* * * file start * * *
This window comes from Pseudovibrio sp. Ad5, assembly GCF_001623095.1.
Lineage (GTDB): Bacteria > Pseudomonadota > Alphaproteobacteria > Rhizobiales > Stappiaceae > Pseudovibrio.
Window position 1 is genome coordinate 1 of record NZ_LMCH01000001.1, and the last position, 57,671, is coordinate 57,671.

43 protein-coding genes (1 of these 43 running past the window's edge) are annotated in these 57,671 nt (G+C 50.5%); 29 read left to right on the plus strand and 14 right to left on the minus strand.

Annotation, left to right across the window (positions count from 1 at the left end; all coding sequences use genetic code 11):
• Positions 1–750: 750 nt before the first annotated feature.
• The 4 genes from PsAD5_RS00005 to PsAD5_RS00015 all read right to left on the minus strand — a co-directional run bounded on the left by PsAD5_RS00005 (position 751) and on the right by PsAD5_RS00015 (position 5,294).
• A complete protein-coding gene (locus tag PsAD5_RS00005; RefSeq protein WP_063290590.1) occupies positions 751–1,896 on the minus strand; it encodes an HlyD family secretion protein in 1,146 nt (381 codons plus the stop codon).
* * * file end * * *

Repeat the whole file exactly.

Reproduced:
This window comes from Pseudovibrio sp. Ad5, assembly GCF_001623095.1.
Lineage (GTDB): Bacteria > Pseudomonadota > Alphaproteobacteria > Rhizobiales > Stappiaceae > Pseudovibrio.
Window position 1 is genome coordinate 1 of record NZ_LMCH01000001.1, and the last position, 57,671, is coordinate 57,671.

43 protein-coding genes (1 of these 43 running past the window's edge) are annotated in these 57,671 nt (G+C 50.5%); 29 read left to right on the plus strand and 14 right to left on the minus strand.

Annotation, left to right across the window (positions count from 1 at the left end; all coding sequences use genetic code 11):
• Positions 1–750: 750 nt before the first annotated feature.
• The 4 genes from PsAD5_RS00005 to PsAD5_RS00015 all read right to left on the minus strand — a co-directional run bounded on the left by PsAD5_RS00005 (position 751) and on the right by PsAD5_RS00015 (position 5,294).
• A complete protein-coding gene (locus tag PsAD5_RS00005; RefSeq protein WP_063290590.1) occupies positions 751–1,896 on the minus strand; it encodes an HlyD family secretion protein in 1,146 nt (381 codons plus the stop codon).